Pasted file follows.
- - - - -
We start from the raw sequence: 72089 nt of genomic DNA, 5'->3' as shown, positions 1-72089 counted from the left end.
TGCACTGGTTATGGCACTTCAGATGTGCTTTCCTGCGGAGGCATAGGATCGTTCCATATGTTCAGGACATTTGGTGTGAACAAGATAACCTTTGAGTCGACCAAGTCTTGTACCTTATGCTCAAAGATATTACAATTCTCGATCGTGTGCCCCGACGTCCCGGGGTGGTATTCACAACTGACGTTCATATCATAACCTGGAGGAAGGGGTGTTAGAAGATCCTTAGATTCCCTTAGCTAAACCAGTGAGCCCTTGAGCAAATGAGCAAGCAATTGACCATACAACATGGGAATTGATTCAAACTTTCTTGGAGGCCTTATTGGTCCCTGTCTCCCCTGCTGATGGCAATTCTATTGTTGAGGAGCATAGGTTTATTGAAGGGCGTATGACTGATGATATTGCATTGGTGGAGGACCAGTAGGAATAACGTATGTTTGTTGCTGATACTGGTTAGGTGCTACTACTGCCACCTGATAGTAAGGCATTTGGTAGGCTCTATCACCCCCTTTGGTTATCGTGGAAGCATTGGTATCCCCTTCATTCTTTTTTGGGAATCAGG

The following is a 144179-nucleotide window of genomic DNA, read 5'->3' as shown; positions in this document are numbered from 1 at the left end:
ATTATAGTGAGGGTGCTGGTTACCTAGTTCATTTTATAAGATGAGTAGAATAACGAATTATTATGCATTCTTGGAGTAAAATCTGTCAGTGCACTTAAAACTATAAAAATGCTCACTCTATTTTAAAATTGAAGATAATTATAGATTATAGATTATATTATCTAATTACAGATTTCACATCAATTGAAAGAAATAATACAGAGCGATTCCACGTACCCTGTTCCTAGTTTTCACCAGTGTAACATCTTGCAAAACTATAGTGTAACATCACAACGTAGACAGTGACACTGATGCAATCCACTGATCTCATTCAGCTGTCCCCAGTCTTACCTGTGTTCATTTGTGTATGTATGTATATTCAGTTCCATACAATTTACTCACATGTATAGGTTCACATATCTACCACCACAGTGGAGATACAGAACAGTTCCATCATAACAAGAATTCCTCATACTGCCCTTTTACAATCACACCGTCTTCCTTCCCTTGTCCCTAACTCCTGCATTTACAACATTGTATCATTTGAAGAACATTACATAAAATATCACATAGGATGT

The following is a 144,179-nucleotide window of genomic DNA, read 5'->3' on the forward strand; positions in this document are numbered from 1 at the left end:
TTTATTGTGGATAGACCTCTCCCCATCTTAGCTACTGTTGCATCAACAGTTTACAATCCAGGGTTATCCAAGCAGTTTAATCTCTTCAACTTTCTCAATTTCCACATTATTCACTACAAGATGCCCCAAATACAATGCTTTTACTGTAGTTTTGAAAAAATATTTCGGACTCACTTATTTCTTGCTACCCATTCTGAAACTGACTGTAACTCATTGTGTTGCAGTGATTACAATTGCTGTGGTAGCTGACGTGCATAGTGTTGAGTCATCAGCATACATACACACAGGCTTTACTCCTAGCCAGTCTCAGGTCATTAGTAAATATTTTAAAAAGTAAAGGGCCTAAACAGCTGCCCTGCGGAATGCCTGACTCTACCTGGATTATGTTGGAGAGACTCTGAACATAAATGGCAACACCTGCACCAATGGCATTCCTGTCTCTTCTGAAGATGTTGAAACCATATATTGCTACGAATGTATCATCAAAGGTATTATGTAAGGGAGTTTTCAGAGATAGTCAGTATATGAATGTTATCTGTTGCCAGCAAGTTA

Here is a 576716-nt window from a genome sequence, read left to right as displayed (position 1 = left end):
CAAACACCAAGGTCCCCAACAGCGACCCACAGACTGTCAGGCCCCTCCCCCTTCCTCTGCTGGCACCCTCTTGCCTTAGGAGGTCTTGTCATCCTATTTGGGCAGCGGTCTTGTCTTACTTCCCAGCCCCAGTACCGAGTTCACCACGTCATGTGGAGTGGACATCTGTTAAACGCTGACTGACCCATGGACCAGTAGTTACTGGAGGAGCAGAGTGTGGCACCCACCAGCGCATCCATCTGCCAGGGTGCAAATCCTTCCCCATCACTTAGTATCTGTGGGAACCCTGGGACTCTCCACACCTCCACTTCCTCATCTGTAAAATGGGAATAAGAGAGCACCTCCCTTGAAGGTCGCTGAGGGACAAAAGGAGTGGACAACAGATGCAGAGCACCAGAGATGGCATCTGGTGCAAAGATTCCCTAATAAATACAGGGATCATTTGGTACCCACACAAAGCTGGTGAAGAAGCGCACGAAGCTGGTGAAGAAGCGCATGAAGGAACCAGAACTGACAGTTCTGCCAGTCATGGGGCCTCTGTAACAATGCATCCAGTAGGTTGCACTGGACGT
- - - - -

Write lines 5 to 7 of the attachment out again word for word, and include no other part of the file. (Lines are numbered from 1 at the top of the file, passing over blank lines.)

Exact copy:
The following is a 144,179-nucleotide window of genomic DNA, read 5'->3' on the forward strand; positions in this document are numbered from 1 at the left end:
TTTATTGTGGATAGACCTCTCCCCATCTTAGCTACTGTTGCATCAACAGTTTACAATCCAGGGTTATCCAAGCAGTTTAATCTCTTCAACTTTCTCAATTTCCACATTATTCACTACAAGATGCCCCAAATACAATGCTTTTACTGTAGTTTTGAAAAAATATTTCGGACTCACTTATTTCTTGCTACCCATTCTGAAACTGACTGTAACTCATTGTGTTGCAGTGATTACAATTGCTGTGGTAGCTGACGTGCATAGTGTTGAGTCATCAGCATACATACACACAGGCTTTACTCCTAGCCAGTCTCAGGTCATTAGTAAATATTTTAAAAAGTAAAGGGCCTAAACAGCTGCCCTGCGGAATGCCTGACTCTACCTGGATTATGTTGGAGAGACTCTGAACATAAATGGCAACACCTGCACCAATGGCATTCCTGTCTCTTCTGAAGATGTTGAAACCATATATTGCTACGAATGTATCATCAAAGGTATTATGTAAGGGAGTTTTCAGAGATAGTCAGTATATGAATGTTATCTGTTGCCAGCAAGTTA

Here is a 576716-nt window from a genome sequence, read left to right as displayed (position 1 = left end):